Thursday’s Child  

Posted by Brock Booher

It isn’t everyday I get approached by a young woman in the supermarket, especially when I’m sporting three days worth of stubble, with a touch of gray, but this was a Thursday.

I saw her as she turned down my aisle. I was looking for some waffle mix and glanced up as I saw her turn the corner. She looked like a skinny preteen in a yellow halter-top and white shorts. Other than basic awareness that she was walking down my aisle, I paid her little mind.

“Excuse me sir,” she said in a sad voice. She had stopped right beside me.

Due to years of training on situational awareness, or maybe an innate paranoia, I am normally very observant of my surroundings. I didn’t realize she had stopped until she spoke to me. I paused my comparison of Bisquick and Krusteaz and looked up at her.

“Sorry to trouble you, but you wouldn’t be willing to give me some money for a hotel room would you?” she asked. She hesitated for moment after the request.

In that moment I took a good look at the human being in front of me. She was average build and thin with long spindly legs like a bird. She had the face of someone in their late twenties and the body of an early teenager. Her face had no remnants of makeup and she looked a bit haggard even though she was trying to smile. Her hair was up in a ponytail and frizzed out like she had just jumped out of bed and pulled it back away from her hollow eyes. She wore a yellow halter-top with her bra straps showing, but based on her figure, the straps weren’t working too hard. She wore white shorts and flip-flops. In her right hand she held a large Styrofoam cup, apparently with soda still in it. She had a medium size purse in the crook of her left arm. She looked like a forlorn waif, a veritable Thursday’s Child personified.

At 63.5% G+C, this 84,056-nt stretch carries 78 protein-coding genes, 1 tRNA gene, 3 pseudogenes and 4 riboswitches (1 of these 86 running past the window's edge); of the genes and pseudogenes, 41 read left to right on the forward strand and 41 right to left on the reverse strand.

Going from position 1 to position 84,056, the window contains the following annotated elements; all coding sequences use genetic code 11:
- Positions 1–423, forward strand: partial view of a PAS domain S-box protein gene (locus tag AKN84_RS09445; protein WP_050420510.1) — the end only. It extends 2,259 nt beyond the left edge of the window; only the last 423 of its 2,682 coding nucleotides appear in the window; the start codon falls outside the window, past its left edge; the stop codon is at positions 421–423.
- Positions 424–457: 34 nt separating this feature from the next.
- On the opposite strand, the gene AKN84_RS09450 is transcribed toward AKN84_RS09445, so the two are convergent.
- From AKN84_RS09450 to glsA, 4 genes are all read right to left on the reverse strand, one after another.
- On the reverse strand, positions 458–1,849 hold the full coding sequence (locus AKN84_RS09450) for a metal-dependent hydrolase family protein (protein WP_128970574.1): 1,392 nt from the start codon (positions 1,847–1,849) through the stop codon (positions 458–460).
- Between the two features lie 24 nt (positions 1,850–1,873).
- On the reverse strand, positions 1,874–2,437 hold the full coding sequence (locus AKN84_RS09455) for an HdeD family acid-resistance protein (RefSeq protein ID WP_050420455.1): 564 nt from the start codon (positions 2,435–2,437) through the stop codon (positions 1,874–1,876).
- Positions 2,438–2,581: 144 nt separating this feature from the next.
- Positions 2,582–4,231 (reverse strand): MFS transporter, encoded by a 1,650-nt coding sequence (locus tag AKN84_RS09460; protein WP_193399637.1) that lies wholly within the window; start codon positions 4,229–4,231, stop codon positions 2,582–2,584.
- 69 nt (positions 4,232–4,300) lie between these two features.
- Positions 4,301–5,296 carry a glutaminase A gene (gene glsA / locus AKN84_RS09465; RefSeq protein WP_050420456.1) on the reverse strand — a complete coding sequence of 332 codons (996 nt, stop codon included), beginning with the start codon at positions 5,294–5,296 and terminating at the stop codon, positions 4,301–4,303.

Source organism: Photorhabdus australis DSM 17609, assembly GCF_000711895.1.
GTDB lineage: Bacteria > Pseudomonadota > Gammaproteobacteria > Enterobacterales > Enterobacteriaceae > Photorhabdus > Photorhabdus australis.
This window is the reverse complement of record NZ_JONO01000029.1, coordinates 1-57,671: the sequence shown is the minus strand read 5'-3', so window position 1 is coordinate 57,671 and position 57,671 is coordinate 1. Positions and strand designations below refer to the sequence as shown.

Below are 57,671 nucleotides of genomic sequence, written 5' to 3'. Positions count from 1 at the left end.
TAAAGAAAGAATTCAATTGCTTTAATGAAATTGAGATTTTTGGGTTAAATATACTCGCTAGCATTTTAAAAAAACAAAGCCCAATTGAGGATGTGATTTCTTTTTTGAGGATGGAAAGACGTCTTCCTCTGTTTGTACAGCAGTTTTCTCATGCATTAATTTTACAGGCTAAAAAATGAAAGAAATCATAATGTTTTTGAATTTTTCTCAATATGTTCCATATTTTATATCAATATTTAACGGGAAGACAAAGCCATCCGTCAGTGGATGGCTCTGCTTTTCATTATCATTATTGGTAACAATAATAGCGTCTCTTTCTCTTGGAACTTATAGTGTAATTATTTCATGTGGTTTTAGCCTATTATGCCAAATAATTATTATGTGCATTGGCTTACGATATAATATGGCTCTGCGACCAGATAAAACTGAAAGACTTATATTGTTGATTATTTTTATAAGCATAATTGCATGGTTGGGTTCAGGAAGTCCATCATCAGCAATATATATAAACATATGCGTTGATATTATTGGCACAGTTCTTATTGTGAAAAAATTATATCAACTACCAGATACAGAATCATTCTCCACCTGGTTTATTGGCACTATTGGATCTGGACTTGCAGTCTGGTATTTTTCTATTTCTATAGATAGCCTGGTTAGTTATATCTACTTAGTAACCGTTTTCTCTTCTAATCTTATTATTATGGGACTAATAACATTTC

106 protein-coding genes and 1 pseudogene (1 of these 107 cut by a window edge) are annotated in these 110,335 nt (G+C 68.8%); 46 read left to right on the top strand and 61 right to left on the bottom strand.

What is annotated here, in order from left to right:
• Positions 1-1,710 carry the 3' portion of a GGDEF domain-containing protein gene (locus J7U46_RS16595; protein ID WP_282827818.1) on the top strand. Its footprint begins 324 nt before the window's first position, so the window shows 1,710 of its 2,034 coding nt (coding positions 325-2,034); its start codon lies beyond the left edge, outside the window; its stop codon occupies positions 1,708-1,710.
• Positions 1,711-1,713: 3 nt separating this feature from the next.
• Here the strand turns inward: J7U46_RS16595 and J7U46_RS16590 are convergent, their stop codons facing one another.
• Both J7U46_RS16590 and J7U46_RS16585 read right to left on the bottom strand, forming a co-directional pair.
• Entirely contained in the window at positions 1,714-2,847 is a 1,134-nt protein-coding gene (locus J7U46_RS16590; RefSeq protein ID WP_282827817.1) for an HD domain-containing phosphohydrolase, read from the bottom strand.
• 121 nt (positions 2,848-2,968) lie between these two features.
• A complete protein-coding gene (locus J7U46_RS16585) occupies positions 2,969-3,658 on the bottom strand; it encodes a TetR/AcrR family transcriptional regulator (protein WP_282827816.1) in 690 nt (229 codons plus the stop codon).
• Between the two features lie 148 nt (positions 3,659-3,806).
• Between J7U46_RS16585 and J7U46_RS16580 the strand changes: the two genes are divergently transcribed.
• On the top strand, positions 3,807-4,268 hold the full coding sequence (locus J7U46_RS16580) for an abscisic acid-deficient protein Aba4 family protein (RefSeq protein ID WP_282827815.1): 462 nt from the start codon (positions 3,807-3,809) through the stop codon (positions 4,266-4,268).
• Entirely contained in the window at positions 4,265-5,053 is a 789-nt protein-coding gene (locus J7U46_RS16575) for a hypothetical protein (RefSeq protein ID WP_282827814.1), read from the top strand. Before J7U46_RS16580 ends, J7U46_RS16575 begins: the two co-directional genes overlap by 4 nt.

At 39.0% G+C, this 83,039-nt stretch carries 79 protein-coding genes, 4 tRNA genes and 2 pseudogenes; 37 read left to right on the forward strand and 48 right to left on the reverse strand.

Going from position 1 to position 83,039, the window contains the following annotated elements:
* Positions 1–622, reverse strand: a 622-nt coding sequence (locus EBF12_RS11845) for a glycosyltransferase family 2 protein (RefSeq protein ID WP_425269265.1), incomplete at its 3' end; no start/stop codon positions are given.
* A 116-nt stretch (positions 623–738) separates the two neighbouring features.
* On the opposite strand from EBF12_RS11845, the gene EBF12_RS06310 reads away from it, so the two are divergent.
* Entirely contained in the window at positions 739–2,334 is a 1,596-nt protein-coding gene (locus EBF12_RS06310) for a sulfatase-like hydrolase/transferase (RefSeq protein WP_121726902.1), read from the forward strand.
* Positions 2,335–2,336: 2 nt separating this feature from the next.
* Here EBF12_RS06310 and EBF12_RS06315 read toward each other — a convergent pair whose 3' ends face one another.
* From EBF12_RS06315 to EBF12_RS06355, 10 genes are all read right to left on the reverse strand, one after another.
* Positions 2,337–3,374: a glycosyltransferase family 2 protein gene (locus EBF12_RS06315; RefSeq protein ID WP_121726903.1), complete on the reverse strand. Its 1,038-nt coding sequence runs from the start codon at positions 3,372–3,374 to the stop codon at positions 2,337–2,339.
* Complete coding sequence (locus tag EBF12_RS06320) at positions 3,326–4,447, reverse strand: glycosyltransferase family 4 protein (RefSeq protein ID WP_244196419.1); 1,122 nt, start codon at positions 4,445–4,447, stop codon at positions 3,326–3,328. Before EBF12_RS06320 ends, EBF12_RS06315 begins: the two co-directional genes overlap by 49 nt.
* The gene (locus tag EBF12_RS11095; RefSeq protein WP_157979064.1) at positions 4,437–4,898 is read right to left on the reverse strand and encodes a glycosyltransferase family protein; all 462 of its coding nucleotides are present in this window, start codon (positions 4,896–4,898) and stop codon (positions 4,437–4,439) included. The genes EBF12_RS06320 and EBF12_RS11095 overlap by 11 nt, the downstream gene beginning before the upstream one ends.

She continued with a voice pleading and soft, “I need some money for a hotel room because I was traveling with a friend, and she stole all of my money, over $1200. You wouldn’t be able to spare some money so I can get a room for the night would you?”

I wanted to give her some money. I don’t like turning away anyone in need, especially a woman. All that is good in me wanted to help, and the pity I felt jumped up in my throat. Here is one of God’s children in need. Help her! Cried the voice in my head.

Another voice was talking in my head as well. Careful! This one is trouble. Nothing is as it seems. See the nice purse. See the soda from recent meal. Look at her eyes. Beware the nature of the thing she asks for.

Caution won out and I smiled and said, “I’m sorry. I don’t.”

“Okay, thanks,” she said without any apparent rancor and continued down the aisle.

Guilt-ridden, I turned away and stared at the boxes in front of me covered with bright colored pictures of delicious waffles and pancakes topped with strawberries and blueberries and smothered with hot syrup. My stomach turned when I thought about her condition.

I called out to her before she got too far. “Do you need any food?” I asked.

She stopped, turned halfway around, and finished taking a sip from her drink. “No, another gentleman bought me lunch.”

I nodded. She turned and continued. Thursday’s Child has far to go.